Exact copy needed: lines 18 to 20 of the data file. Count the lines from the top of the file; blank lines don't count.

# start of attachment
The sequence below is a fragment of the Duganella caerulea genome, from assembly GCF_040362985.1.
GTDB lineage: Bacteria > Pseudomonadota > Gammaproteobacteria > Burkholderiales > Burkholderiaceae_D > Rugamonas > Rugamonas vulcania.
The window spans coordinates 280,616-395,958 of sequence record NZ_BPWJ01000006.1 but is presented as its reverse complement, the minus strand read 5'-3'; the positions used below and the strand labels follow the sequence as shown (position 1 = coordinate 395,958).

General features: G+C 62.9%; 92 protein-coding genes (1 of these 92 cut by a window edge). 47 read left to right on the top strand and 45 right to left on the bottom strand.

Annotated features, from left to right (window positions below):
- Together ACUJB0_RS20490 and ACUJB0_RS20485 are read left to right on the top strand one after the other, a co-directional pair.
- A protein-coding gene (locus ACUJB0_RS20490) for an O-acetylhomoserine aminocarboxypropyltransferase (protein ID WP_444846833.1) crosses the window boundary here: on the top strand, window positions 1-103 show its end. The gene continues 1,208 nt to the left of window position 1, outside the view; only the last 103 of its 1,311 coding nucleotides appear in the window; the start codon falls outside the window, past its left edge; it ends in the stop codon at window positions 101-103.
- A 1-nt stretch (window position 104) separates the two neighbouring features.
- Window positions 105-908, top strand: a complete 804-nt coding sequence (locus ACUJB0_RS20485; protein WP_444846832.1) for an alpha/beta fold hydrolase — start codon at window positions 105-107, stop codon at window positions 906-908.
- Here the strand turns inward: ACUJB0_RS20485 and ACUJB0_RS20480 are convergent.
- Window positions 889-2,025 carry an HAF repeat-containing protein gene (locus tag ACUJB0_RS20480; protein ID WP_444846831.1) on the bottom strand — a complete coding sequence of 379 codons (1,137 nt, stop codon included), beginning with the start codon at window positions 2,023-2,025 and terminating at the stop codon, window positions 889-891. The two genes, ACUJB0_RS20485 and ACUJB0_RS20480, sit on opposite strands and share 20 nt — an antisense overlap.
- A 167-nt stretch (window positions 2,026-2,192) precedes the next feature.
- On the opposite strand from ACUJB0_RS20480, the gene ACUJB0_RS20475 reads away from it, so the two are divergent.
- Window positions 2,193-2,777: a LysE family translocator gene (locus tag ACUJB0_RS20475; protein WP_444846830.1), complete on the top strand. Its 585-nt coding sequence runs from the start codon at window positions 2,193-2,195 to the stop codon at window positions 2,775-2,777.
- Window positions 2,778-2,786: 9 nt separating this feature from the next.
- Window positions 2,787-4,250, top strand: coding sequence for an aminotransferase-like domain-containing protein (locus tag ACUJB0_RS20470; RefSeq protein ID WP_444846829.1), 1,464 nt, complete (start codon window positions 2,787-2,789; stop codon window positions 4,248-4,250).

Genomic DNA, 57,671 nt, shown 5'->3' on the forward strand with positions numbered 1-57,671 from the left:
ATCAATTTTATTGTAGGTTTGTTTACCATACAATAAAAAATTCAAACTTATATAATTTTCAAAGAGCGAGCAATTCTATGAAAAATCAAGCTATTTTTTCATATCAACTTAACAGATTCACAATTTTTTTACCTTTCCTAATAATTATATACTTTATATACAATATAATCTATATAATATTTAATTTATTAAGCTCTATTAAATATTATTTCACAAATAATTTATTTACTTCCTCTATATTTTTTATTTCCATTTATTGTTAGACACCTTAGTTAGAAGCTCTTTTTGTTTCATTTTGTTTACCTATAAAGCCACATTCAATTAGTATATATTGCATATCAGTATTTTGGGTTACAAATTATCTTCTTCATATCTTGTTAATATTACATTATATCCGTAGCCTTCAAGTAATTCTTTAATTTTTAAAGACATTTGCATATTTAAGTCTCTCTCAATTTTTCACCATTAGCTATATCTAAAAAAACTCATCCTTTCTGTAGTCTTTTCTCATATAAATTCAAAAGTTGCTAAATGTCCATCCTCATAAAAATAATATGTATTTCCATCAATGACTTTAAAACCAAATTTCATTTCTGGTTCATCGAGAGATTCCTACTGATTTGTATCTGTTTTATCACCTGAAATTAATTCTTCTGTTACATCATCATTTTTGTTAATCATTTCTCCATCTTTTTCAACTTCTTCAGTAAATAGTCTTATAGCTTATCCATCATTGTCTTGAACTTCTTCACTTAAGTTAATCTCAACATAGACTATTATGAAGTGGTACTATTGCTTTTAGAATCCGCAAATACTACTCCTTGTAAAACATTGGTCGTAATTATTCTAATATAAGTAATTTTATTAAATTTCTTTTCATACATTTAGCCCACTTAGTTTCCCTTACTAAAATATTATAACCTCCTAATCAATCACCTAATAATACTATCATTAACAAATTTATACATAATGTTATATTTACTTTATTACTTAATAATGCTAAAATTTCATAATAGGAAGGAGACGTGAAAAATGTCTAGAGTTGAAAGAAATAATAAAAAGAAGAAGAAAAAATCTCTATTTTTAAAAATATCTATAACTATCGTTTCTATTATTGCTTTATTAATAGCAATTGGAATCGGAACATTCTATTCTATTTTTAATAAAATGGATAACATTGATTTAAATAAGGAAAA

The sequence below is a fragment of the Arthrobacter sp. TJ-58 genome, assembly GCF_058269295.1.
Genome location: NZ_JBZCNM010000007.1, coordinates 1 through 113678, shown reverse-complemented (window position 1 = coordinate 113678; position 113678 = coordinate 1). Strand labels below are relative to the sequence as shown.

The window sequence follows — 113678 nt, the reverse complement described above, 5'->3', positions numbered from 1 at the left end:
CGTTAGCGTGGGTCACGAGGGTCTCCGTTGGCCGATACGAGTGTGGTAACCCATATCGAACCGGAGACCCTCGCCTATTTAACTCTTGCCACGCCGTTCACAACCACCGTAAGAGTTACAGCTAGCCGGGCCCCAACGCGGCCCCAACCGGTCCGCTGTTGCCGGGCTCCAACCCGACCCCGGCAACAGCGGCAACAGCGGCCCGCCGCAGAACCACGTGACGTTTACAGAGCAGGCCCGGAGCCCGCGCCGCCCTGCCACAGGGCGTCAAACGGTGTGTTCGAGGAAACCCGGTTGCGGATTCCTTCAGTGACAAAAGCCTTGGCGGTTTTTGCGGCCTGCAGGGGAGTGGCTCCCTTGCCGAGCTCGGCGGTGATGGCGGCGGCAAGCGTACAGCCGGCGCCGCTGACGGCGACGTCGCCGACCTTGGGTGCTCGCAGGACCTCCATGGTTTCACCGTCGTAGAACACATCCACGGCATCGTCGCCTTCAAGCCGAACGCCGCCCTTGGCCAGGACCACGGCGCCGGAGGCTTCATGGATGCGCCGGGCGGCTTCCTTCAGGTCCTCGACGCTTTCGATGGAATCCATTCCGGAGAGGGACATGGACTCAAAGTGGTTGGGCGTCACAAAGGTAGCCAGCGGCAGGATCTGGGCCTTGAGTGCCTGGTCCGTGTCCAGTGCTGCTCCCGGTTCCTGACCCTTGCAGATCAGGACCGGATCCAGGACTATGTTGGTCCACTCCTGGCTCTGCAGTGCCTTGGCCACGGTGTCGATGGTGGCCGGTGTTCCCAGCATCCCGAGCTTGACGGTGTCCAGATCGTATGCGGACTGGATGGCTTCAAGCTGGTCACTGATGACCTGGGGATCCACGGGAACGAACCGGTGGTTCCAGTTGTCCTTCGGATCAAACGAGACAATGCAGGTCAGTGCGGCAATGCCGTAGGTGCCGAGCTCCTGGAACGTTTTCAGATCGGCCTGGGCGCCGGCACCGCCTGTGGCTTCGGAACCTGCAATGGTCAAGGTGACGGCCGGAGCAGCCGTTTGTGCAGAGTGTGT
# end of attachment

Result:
ATCAATTTTATTGTAGGTTTGTTTACCATACAATAAAAAATTCAAACTTATATAATTTTCAAAGAGCGAGCAATTCTATGAAAAATCAAGCTATTTTTTCATATCAACTTAACAGATTCACAATTTTTTTACCTTTCCTAATAATTATATACTTTATATACAATATAATCTATATAATATTTAATTTATTAAGCTCTATTAAATATTATTTCACAAATAATTTATTTACTTCCTCTATATTTTTTATTTCCATTTATTGTTAGACACCTTAGTTAGAAGCTCTTTTTGTTTCATTTTGTTTACCTATAAAGCCACATTCAATTAGTATATATTGCATATCAGTATTTTGGGTTACAAATTATCTTCTTCATATCTTGTTAATATTACATTATATCCGTAGCCTTCAAGTAATTCTTTAATTTTTAAAGACATTTGCATATTTAAGTCTCTCTCAATTTTTCACCATTAGCTATATCTAAAAAAACTCATCCTTTCTGTAGTCTTTTCTCATATAAATTCAAAAGTTGCTAAATGTCCATCCTCATAAAAATAATATGTATTTCCATCAATGACTTTAAAACCAAATTTCATTTCTGGTTCATCGAGAGATTCCTACTGATTTGTATCTGTTTTATCACCTGAAATTAATTCTTCTGTTACATCATCATTTTTGTTAATCATTTCTCCATCTTTTTCAACTTCTTCAGTAAATAGTCTTATAGCTTATCCATCATTGTCTTGAACTTCTTCACTTAAGTTAATCTCAACATAGACTATTATGAAGTGGTACTATTGCTTTTAGAATCCGCAAATACTACTCCTTGTAAAACATTGGTCGTAATTATTCTAATATAAGTAATTTTATTAAATTTCTTTTCATACATTTAGCCCACTTAGTTTCCCTTACTAAAATATTATAACCTCCTAATCAATCACCTAATAATACTATCATTAACAAATTTATACATAATGTTATATTTACTTTATTACTTAATAATGCTAAAATTTCATAATAGGAAGGAGACGTGAAAAATGTCTAGAGTTGAAAGAAATAATAAAAAGAAGAAGAAAAAATCTCTATTTTTAAAAATATCTATAACTATCGTTTCTATTATTGCTTTATTAATAGCAATTGGAATCGGAACATTCTATTCTATTTTTAATAAAATGGATAACATTGATTTAAATAAGGAAAA

The sequence below is a fragment of the Arthrobacter sp. TJ-58 genome, assembly GCF_058269295.1.
Genome location: NZ_JBZCNM010000007.1, coordinates 1 through 113678, shown reverse-complemented (window position 1 = coordinate 113678; position 113678 = coordinate 1). Strand labels below are relative to the sequence as shown.